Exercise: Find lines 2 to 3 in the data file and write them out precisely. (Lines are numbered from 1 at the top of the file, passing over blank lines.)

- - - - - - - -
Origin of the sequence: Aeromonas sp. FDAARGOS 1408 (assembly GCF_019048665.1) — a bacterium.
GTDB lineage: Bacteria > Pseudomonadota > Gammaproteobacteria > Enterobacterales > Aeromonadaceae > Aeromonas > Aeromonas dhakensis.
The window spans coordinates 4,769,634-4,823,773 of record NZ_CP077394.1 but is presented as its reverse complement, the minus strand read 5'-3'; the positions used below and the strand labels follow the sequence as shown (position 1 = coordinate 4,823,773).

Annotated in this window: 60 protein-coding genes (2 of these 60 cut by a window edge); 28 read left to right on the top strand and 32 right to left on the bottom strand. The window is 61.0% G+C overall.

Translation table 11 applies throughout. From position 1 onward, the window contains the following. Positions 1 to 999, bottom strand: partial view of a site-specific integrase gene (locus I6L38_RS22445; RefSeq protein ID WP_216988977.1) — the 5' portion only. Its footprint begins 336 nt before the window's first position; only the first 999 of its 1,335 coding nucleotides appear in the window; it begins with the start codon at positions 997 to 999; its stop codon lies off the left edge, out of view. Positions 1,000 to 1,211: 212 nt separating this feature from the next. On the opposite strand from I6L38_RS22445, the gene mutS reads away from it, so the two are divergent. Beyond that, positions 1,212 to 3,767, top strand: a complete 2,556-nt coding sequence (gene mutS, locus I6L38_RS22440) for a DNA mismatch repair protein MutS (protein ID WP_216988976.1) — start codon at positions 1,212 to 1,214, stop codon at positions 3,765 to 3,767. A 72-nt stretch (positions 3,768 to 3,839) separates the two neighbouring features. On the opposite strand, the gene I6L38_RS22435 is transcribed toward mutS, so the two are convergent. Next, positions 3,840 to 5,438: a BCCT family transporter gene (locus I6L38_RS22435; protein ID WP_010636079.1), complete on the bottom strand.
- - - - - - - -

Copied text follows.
GTDB lineage: Bacteria > Pseudomonadota > Gammaproteobacteria > Enterobacterales > Aeromonadaceae > Aeromonas > Aeromonas dhakensis.
The window spans coordinates 4,769,634-4,823,773 of record NZ_CP077394.1 but is presented as its reverse complement, the minus strand read 5'-3'; the positions used below and the strand labels follow the sequence as shown (position 1 = coordinate 4,823,773).